The New Handbook of Multisensory Processing
Scientists’ attempts to understand the physiology underlying our apprehension of the physical world was long dominated by a focus on the individual senses. The 1980s saw the beginning of systematic efforts to examine interactions among different sensory modalities at the level of the single neuron. And by the end of the 1990s, a recognizable and multidisciplinary field of “multisensory processes” had emerged. More recently, studies involving both human and nonhuman subjects have focused on relationships among multisensory neuronal ensembles and their behavioral, perceptual, and cognitive correlates. The New Handbook of Multisensory Processing synthesizes the central themes in this rapidly developing area, reports on current findings, and offers a blueprint for future research. The contributions, all of them written for this volume by leading experts, reflect the evolution and current state of the field.
This handbook does more than simply review the field. Each of the volume’s eleven sections broadly surveys a major topic, and each begins with a substantive and thought-provoking commentary by the section editor that identifies the major issues being explored, describes their treatment in the chapters that follow, and sets these findings within the context of the existing body of knowledge. Together, the commentaries and chapters provide an invaluable guide to areas of general agreement, unresolved issues, and topics that remain to be explored in this fast-moving field.
About the Editor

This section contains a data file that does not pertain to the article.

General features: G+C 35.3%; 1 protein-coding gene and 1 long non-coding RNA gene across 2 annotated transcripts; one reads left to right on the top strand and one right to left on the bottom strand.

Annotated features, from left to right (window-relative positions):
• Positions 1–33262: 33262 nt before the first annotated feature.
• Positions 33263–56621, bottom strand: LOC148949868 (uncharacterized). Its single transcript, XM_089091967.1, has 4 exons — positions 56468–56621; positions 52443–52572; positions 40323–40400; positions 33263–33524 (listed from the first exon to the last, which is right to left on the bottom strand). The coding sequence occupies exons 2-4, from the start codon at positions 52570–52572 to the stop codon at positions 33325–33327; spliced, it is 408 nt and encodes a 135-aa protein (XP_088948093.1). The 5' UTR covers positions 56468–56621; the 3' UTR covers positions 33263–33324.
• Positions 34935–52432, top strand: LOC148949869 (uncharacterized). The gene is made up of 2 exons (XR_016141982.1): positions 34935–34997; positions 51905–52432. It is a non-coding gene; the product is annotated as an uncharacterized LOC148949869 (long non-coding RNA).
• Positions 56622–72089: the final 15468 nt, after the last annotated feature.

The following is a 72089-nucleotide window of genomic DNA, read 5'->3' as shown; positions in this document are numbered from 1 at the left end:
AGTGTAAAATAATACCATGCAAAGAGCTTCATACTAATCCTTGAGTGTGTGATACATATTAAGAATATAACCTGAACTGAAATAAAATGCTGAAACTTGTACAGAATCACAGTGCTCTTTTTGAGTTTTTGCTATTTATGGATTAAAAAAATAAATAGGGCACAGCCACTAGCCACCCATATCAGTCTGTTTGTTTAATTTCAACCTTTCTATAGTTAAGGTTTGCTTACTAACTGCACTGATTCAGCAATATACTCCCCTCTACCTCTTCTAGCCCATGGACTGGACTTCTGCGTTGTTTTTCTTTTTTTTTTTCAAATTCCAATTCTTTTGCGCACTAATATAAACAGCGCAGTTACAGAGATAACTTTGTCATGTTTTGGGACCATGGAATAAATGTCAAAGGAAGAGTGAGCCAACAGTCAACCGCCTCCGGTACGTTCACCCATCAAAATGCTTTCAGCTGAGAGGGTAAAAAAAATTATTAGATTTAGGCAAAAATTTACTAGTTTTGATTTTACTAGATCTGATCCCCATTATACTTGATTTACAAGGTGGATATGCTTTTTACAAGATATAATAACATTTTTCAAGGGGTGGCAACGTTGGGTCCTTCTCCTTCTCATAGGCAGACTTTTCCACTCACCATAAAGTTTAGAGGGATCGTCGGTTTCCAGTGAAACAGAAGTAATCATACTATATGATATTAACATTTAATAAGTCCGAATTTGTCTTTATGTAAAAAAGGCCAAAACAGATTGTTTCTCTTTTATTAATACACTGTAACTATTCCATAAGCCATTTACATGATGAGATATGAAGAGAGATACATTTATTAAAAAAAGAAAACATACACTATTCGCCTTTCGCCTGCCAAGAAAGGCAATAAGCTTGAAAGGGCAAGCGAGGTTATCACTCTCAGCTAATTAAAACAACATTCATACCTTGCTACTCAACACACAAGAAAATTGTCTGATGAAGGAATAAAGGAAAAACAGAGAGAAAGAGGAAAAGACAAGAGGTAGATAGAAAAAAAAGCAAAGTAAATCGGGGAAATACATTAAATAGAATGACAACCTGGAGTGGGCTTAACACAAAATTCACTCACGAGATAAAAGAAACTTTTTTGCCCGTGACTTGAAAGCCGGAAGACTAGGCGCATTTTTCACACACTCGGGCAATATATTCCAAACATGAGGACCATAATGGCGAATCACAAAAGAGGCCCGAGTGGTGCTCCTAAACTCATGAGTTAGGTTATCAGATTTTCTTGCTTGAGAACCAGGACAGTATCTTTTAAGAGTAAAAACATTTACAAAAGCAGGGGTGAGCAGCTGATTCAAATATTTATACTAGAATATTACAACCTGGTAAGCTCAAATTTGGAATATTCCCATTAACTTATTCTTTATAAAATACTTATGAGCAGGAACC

Barry E. Stein is Professor and Chair of the Department of Neurobiology and Anatomy at Wake Forest University School of Medicine. His previous books on this topic include The Merging of the Senses (MIT Press, 1993) and The Handbook of Multisensory Processes (MIT Press, 2004).
"This volume provides superb coverage of one of the most exciting topics in sensory research. The editor, Barry E. Stein, largely pioneered the field of multisensory integration. He has done a first-rate job in bringing together leading researchers who have contributed chapters of exceptional clarity that will undoubtedly provide an impetus for future research for many years to come. This is a volume that everyone, even those with a tangential interest in multisensory integration, should have on his or her bookshelf."
Leo M. Chalupa, Vice President of Research, George Washington University
"Over the past 30 years, Barry Stein has almost single handedly established, nourished, and let flourish the field of multisensory integration. Now, we can read all in one place the fruits of his efforts. This book is a feast of authoritative articles on mechanisms that underlies this crucial aspect of brain organization."
Michael Gazzaniga, Director, Sage Center for the Study of Mind, University of California, Santa Barbara
"The chapters in each of the eleven sections of this book describe a host of interesting research programs. Even better, these are tied together by the integrative commentaries that introduce each section. This single volume touches on almost any topic you might want to investigate in the growing world of multisensory research."
Jeremy M. Wolfe, Professor of Ophthalmology and Radiology, Harvard Medical School, and Director, Visual Attention Lab, Brigham and Women's Hospital